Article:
Okay, half is an overstatement, but at times, watching the 7-foot Skal get pushed around by 6-foot guards made me want to claw my eyes out. Skal started out really well, posting up closer to to the basket and taking it up much more aggressively — that behind-the-back no-look pass to Marcus Lee was gorgeous — however, Skal regressed in the second half, letting smaller players push him out of position. A prime example:
In the first half, Skal had 4 rebounds. In the second half, he had none.
“Skal isn’t there yet,” Calipari said, joking how Skal did dive on the floor for a ball. “He dived on the floor. Now, he said he hurt his elbow.”
The shooting wasn’t great
Remember how we thought this team was going to be a great shooting team after the exhibition games? Ehhhh, not so much, at least right now. Tonight, UK was 21% (4-19) from three. To be fair, Tyler Ulis’ elbow apparently isn’t back to full strength — Cal said it was a little sore today — which could explain his 3-10 performance from the floor; however, that doesn’t explain Jamal Murray’s bad night. Murray was 6-15 from the floor for 16 points, including a 2-9 clip from the outside. Yikes.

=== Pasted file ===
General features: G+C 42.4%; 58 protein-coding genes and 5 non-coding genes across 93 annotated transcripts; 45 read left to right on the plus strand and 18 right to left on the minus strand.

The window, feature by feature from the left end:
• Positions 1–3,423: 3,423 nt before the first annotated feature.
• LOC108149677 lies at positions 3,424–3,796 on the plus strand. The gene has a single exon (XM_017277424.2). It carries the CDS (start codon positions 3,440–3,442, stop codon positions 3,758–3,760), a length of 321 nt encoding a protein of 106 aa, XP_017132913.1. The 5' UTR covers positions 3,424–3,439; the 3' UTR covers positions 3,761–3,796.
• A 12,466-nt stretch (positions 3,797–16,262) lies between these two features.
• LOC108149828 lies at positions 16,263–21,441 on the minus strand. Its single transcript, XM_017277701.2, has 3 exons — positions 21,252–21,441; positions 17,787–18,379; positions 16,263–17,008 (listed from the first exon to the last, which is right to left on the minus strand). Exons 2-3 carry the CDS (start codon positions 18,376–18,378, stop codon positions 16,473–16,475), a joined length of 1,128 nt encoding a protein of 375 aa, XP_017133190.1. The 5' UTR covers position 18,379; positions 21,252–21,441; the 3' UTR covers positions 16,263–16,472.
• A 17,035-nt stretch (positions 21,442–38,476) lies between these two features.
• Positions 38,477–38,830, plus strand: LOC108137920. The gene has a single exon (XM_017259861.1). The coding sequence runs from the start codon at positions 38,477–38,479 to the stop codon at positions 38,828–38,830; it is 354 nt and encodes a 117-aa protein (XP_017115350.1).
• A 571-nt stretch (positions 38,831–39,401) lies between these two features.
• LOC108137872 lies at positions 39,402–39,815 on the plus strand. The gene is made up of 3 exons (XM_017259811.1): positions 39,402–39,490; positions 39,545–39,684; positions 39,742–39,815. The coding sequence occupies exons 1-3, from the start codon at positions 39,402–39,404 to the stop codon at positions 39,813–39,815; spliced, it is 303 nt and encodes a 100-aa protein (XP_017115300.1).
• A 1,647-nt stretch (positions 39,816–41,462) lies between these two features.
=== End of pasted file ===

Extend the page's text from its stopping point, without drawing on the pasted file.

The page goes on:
Even worse? UK committed 17 turnovers. Up until tonight, UK averaged 12.3 turnovers per game.
Marcus Lee seemed fine
Lee didn’t practice this week after suffering a head injury vs. UCLA, and even though he didn’t start tonight, he looked fine. “Really good” in the second half, according to Calipari. Lee had 11 points off 5-5 shooting, 8 rebounds, and 5 blocks, but accounted for 4 of UK’s 17 turnovers.
“In the first half he wasn’t particularly — did well and in the second half, he played. I thought he blocked balls, he came up with rebounds,” Cal said.
Shoutout to Charles Matthews, the second man off the bench, for another impressive game. Matthews had 7 points and 2 turnovers in 13 minutes, a performance good enough to once again earn him the title of “difference maker” during Calipari’s postgame radio show.
Now, about that defense…
On paper, it doesn’t seem that bad. The Cats held the Colonels, who were averaging 90.4 points a game, to 67 points. Pretty good, right? …Until you go back and look at all the defensive breakdowns. I think Jay Williams said it best after the game when he said Kentucky won tonight on talent; not on fundamentals, not on hustle, not on effort, but on talent. Too many times, Eastern Kentucky players blew past Kentucky to the lane, or hit an uncontested jump shot. I lost count of how many times our players jumped on pump/head fakes.